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Google vs. Edible Arrangements: Court rejects ‘theft’ claim

The Supreme Court of Georgia has rejected an attempt by Edible Arrangements to sue Google for theft, conversion, and racketeering. This legal fight dates back to 2018, when Edible Arrangements, which sells fruit baskets, platters and other treats, filed a federal lawsuit against Google for trademark infringement and unfair competition.

The claim. Edible IP, which owns the trademarks and intellectual property of Edible Arrangements, claimed that Google selling the keyword “Edible Arrangements” to competitors violates Georgia law. Edible said Google began auctioning the “Edible Arrangements” keyword to advertisers in “approximately 2011.”

This amounted to “theft” because Google never contracted with Edible IP for the right to use the Edible Arrangements name. The Georgia case was not about trademark infringement. It was about Google directly selling its name and “goodwill” to competitors.

One other thing to note is Google’s Advertising Policies Help page, which states: “We don’t investigate or restrict trademarks as keywords.” That means anyone can bid on your branded terms.

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The decision. Not surprisingly, the court sided with Google. Selling keywords doesn’t rise to the level of theft. According to the ruling:

“… trade names are only protected from use by others to the extent that such use is deceptive or there is a likelihood of confusion by the public. … The common law likewise does not provide a basis for Edible IP’s civil theft claim. Under the common law, a cause of action based on the use of a trademark or trade name has also generally been predicated on either an intent to cause consumer confusion or the likelihood of creating confusion or misunderstanding.”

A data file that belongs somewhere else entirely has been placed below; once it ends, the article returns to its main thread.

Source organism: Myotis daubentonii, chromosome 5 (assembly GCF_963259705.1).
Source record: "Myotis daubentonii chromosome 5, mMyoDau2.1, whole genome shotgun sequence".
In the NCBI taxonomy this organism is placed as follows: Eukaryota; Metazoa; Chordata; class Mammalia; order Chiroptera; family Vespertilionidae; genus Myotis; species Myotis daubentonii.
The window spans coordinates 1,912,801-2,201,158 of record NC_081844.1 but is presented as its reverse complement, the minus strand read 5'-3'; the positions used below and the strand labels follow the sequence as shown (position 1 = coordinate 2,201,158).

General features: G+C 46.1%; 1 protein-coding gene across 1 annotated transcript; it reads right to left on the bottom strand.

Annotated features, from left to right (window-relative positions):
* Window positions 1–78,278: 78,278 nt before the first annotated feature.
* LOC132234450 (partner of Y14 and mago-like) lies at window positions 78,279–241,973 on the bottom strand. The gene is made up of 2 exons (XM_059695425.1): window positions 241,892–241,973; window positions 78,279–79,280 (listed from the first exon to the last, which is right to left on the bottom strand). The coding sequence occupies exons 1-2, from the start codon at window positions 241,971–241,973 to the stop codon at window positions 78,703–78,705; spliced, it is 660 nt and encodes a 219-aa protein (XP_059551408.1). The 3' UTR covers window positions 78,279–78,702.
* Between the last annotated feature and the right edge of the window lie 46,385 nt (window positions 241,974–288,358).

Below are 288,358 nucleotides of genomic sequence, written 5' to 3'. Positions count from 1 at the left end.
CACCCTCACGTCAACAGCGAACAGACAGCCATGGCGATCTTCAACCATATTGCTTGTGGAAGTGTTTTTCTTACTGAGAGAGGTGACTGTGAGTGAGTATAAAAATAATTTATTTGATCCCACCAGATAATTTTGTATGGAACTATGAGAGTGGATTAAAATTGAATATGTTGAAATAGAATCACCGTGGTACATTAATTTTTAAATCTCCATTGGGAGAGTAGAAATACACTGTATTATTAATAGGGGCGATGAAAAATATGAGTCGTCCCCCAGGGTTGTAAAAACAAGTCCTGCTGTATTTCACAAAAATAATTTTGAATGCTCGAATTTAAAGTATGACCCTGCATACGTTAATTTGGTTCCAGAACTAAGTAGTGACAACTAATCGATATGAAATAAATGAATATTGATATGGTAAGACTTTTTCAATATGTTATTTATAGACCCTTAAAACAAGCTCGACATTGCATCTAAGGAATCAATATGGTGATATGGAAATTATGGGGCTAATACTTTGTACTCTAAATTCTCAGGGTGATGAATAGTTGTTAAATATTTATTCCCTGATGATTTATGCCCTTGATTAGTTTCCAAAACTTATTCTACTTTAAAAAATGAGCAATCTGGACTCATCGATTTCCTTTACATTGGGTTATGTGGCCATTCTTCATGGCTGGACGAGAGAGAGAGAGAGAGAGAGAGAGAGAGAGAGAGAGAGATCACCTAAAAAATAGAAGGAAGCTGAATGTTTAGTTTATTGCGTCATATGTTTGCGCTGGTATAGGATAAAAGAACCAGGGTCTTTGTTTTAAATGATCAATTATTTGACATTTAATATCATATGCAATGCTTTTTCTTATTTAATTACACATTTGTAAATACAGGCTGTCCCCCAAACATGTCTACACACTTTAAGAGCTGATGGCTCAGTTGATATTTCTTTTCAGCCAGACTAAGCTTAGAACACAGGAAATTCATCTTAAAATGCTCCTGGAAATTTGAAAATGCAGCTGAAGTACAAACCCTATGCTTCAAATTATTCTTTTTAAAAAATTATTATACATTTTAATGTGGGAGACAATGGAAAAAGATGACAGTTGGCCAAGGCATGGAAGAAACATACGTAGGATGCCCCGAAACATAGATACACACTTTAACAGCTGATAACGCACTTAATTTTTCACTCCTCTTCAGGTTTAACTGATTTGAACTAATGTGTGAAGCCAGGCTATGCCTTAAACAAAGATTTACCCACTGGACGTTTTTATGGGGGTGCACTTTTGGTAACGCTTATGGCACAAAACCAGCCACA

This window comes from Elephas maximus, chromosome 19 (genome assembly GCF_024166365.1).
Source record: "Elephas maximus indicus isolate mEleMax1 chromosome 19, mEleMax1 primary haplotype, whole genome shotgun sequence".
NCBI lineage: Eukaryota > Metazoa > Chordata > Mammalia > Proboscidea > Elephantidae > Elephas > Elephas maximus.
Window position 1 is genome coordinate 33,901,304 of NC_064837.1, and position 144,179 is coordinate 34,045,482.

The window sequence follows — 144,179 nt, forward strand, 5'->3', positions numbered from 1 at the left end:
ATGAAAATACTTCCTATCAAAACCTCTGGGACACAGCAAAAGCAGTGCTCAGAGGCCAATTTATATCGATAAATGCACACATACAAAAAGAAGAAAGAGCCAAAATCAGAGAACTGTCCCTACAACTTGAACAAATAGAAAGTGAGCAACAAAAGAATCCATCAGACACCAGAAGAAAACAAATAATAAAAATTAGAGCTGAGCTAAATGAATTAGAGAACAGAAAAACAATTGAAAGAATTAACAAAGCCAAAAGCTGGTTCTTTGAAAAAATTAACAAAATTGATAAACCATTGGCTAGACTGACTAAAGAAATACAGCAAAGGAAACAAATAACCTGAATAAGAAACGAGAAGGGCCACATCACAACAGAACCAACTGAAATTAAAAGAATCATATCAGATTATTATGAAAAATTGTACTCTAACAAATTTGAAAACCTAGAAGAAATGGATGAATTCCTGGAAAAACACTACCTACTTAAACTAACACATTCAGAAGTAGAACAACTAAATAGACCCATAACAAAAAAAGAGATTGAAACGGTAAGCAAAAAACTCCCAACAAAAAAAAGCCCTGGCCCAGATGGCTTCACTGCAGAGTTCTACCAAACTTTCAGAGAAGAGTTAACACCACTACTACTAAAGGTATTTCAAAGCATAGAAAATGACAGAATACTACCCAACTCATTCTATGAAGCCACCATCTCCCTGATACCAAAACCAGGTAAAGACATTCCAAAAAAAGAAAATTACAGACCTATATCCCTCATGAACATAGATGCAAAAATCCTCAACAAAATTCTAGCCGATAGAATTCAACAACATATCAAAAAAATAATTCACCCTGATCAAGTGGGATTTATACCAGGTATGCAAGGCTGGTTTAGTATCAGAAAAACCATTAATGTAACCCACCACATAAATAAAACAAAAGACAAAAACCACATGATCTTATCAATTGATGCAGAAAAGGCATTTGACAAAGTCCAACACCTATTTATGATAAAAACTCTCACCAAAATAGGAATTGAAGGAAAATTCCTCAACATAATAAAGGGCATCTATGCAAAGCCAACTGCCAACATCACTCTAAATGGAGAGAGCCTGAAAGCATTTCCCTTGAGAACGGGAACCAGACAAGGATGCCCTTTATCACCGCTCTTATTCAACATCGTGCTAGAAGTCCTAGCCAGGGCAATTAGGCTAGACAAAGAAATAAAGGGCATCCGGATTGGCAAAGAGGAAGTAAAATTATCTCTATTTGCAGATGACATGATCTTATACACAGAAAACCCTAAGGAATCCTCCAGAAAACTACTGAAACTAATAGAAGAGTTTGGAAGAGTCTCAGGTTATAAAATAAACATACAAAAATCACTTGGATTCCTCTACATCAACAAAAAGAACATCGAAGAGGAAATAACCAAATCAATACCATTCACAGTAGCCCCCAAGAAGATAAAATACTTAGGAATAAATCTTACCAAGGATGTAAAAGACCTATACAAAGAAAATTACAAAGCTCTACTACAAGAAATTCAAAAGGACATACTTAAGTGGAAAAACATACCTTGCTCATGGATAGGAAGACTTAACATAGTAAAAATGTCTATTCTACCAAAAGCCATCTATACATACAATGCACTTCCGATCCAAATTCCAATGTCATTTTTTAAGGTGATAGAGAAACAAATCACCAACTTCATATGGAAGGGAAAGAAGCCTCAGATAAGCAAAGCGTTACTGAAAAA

In short, Edible IP failed to argue that Google’s usage of the Edible name led to any consumer confusion or that Google had any intention to deceive the public, according to the court.

You can read the full ruling here.

Why we care. If you work for a brand or business and find yourself in a similar situation where others are using your trademark or name as keywords on Google Ads, the odds are not going to be in your favor. Google has faced and won numerous (though not all) cases involving trademarks over the years. This ruling doesn’t change anything in how Google Ads works or how you do your day-to-day job, but this is a good reminder that it’s always important to understand what keywords you can and can’t use in your search ads.

Here’s some past Search Engine Land coverage of similar cases:

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